The Amazon Kindle, Barnes and Noble Nook and Kobo have become strong brand names and have been ubiquitous with the very concept of e-reading. The vast majority of people are engaging in reading digital books are often turning to these three devices in North America and Western Europe. Amazon currently controls 75% of all eBook sales in these markets and the worldwide industry totals $14.5 billion. Many people are blissfully unaware that there are dark forces surrounding your commercial e-reader.
The three major companies involved in the e-reader sector all sell eBooks that tell them everything about you and your reading habits. They can tell how long it took you to complete a book and what time of day you are more likely to read. They can monitor your reading progression to see if you gave up on a book a few chapters in or never even opened it up to begin with. These companies have a heavy investment in your personal life in order to email you other product offerings or use your data as a bargaining chip in establishing relationships with international bookstores and distributors.
Kobo recently released a new reading report in Canada, UK and Australia. It had some interesting facts, such as Aussies are captivated by mystery novels and they have 63.5% completion rate, meaning the percentage of books that are read from cover-to-cover, compared to Sci-Fi at 56.5%, while Non-Fiction entered at 37.8%.
The Goldfinch may have won Donna Tartt the Pulitzer, praised by judges as a novel which “stimulates the mind and touches the heart”, but the acclaimed title’s 800-odd pages appear to have intimidated British readers, with less than half of those who downloaded it from e-bookseller Kobo making it to the end. The Goldfinch was the 37th bestselling e-Book title of the year but it was only completed by 44.4% of British readers. Kobo speculated that it “likely proved daunting for some due to the length of the novel”.
Meanwhile in Canada, many people would assume Sunday would seem the most popular day of the week to finish a book, it’s interesting to note that in 2014, 70% of books were actually completed during the week – Monday to Friday. Canadians were likely savoring the last few pages on their commute to and from work.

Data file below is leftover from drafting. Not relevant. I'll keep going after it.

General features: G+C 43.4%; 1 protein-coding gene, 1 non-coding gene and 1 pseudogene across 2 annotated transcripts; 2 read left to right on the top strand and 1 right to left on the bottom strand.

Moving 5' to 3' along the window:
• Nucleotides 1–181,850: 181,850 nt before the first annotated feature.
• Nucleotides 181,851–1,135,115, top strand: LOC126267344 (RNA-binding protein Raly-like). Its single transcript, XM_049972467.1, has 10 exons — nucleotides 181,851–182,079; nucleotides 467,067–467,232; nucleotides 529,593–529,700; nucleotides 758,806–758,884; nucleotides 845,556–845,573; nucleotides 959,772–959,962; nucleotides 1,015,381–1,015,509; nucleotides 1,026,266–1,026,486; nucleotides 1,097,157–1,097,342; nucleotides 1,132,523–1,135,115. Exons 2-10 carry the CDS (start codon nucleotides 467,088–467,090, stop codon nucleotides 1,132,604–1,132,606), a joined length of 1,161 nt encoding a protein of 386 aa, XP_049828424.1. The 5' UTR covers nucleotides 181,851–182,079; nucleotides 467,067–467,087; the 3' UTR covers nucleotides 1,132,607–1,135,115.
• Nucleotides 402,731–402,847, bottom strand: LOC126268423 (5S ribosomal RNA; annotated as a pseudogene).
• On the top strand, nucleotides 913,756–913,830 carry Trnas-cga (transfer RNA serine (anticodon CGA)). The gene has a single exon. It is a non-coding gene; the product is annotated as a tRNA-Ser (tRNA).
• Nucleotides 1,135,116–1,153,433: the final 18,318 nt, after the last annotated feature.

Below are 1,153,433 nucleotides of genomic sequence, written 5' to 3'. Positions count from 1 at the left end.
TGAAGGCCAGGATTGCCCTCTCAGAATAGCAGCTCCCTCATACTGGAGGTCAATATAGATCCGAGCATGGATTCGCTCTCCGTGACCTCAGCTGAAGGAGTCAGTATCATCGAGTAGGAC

Amazon likely has the largest empire when it comes to monitoring your reading habits. They own Shelfari, which is a social media site, focused on eBooks and statistics. The company bought the largest book discovery site GoodReads and now own a huge percentage of the digital comic industry with the purchase of Comixology. Rarely does Amazon provide public data to the end users, but they use this internally to market to you better and actively give your personal information away to the authorities in China.
Commercial e-readers track every single thing you do on the device, in regards to reading books. This has allowed smaller companies to flourish, even if they aren’t capitalizing on the lucrative digital book market. Icarus, Onyx, and Pocketbook are likely the largest players in the international scene that markets their readers all over the world. The big benefit about dealing with these companies is that they have no ulterior motives to capture your personal information, beyond the hardware sale. If you download free books from the internet or strip the DRM from commercial books, you are basically not able to get tracked by the dominant players in the industry.
Commercial e-Reader companies are not the only ones to blame for your private reading information falling into the wrong hands, sold to other companies or used as leverage in business dealings.. Adobe recently made headlines when it was discovered they were sending your device ID, full name and everything about the book you bought over the internet in plain text. This opened up the doors for people to develop hacks that could literary take over your Kindle.
Does the average reader care if all of their reading habits are being monitored? It is justified to pay less for an e-Book over a print edition for your freedoms to slowly erode? Is this a good case for a movement to return to print over digital? Are people buying a non-mainstream e-reader because they care about privacy or because the hardware is better? Sadly, we might never know the answers to these questions. If you have any thoughts, weigh in below.